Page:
2. Keep your car in the garage.

If your family is anything like mine, the garage is more of a storage heap than a place to house a vehicle. But cars sitting on driveways or in the street are far more likely to be targeted for theft than one in a garage. Pick a weekend and do a little spring cleaning – clear out old boxes, tools, unused lumber, and whatever else might be taking up space in your garage. If you have more than one car, house the more valuable of the group in the garage.

3. Lock doors and roll up windows.

Three years ago, I parked my Ford Explorer on the street in front of a friend’s house. I went inside for five minutes without rolling up my window, came back out, and my stereo was gone. Car thieves and burglars work quickly and quietly, and your possessions can be gone before you know it. Even if you’re just running inside the pharmacy to pick up a prescription or dashing inside a friend’s house to pick up a baking pan, lock your doors. You never know what might happen in the few minutes you’re gone.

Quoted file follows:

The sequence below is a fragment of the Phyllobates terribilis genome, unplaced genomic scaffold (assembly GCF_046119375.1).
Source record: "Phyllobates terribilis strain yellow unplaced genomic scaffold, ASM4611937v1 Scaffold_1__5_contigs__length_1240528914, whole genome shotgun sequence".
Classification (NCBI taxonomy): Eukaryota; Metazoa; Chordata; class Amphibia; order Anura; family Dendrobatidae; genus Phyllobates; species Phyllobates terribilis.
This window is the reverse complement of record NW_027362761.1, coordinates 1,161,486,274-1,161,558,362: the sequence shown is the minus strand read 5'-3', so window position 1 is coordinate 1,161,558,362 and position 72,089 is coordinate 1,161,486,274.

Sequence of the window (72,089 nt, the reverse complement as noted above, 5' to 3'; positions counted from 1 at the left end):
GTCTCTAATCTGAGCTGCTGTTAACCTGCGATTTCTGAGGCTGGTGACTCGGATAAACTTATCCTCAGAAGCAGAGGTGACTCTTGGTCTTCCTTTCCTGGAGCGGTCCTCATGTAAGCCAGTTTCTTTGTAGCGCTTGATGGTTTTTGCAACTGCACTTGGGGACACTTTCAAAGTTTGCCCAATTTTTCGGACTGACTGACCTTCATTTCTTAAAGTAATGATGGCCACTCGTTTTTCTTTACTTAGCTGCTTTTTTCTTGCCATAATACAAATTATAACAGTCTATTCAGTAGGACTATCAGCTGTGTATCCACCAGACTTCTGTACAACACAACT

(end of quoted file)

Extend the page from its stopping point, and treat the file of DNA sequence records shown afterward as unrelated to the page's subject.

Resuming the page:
4. Purchase an alarm decal.

Sometimes, an alarm system on your vehicle is insufficient to deter a burglar because they won’t know it’s armed until they’ve breached your door. To make it clear that your car is equipped with an alarm, purchase an alarm decal for your window. Alarm decals can be purchased from dealerships or from manufacturers of alarms. They are inexpensive – usually two or three dollars – and might be enough to deter a thief. For more information, visit eCarSecurity.com

5. Etch your VIN number on your windows.

Your vehicle’s VIN number is an identifying mark – much like human finger prints – and when a car is stolen, the thief or thieves do not want the VIN number visible on the car. This makes selling it for parts and keeping it hidden from authorities much more difficult. Thieves can remove license plates, paint the body, and remove obvious dents and scratches, and even remove the original VIN number from your car. But if you get the VIN number etched on your windows, the thief will have second thoughts about their ability to effectively market the car for parts.